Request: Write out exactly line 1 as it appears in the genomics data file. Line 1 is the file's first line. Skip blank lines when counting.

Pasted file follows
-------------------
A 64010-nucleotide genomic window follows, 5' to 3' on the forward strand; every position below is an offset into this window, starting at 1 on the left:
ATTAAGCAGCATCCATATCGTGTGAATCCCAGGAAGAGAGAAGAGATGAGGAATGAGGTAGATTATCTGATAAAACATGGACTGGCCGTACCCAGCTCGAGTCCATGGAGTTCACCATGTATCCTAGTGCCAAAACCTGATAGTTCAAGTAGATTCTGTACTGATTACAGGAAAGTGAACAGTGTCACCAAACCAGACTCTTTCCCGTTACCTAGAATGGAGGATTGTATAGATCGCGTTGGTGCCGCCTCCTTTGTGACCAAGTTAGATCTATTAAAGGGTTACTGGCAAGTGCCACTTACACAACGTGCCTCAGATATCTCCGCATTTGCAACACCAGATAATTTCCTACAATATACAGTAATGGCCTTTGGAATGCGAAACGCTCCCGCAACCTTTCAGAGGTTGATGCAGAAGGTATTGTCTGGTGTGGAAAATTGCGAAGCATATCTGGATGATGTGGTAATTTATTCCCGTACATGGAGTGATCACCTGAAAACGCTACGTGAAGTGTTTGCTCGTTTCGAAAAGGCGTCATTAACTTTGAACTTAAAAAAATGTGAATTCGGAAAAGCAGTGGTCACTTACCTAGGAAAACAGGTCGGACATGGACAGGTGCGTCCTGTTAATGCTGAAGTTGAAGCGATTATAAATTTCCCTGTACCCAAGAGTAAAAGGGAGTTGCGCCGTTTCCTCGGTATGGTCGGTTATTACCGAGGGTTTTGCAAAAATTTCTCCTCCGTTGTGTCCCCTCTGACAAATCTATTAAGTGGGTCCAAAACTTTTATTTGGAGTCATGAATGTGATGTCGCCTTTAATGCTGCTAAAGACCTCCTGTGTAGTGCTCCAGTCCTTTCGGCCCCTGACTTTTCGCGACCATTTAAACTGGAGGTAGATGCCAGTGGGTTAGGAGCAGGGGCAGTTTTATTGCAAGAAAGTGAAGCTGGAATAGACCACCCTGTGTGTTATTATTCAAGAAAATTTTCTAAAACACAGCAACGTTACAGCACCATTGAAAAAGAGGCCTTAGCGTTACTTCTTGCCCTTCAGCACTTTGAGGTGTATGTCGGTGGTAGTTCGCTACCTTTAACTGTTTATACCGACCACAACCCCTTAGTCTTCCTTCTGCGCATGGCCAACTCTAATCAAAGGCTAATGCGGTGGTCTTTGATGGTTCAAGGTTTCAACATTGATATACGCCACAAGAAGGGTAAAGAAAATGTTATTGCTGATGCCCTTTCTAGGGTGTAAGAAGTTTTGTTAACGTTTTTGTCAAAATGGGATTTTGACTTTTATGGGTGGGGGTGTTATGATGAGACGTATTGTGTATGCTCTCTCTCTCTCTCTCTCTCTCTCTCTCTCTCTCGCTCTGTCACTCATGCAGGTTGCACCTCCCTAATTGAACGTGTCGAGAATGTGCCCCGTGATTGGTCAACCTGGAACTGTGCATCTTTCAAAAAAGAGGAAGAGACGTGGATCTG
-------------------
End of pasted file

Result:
A 64010-nucleotide genomic window follows, 5' to 3' on the forward strand; every position below is an offset into this window, starting at 1 on the left: